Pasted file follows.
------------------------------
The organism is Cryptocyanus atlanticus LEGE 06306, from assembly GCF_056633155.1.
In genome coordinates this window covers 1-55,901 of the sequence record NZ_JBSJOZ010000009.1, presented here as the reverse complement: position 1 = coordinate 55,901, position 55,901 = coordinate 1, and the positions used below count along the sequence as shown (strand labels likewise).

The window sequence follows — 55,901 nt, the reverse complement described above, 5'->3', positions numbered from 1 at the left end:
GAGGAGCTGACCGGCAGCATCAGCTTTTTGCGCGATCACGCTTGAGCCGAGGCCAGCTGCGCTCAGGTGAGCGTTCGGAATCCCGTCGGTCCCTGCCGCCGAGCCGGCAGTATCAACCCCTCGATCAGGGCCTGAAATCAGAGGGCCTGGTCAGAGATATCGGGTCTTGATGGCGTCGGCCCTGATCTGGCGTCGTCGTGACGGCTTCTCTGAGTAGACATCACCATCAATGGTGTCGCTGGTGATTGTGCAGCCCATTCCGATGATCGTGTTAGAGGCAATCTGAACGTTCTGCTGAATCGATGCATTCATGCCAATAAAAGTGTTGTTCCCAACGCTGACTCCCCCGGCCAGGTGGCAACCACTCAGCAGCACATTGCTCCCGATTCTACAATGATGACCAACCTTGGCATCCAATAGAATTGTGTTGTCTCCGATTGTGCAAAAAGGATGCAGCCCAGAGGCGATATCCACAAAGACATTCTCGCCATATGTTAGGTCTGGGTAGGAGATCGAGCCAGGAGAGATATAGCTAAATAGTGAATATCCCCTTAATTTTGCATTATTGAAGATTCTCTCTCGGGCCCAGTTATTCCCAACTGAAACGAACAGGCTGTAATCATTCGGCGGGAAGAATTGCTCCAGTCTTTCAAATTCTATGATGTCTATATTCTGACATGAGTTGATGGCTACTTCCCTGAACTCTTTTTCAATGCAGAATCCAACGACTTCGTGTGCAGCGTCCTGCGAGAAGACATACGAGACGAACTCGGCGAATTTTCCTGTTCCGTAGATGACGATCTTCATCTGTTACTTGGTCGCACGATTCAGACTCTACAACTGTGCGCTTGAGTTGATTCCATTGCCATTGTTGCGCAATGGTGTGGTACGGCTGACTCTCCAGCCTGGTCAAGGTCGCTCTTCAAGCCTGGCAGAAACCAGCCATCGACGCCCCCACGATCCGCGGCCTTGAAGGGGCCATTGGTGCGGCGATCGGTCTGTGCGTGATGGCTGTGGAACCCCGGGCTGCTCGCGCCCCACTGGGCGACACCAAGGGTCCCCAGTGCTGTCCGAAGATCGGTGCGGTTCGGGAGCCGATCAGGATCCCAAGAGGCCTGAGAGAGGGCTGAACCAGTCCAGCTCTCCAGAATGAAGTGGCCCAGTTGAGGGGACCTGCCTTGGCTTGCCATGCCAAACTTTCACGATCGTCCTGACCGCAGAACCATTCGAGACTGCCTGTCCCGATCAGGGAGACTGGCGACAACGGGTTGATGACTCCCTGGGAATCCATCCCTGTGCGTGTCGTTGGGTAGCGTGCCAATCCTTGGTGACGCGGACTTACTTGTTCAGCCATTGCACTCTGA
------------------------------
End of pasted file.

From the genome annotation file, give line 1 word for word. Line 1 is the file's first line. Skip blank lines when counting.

The organism is Cryptocyanus atlanticus LEGE 06306, from assembly GCF_056633155.1.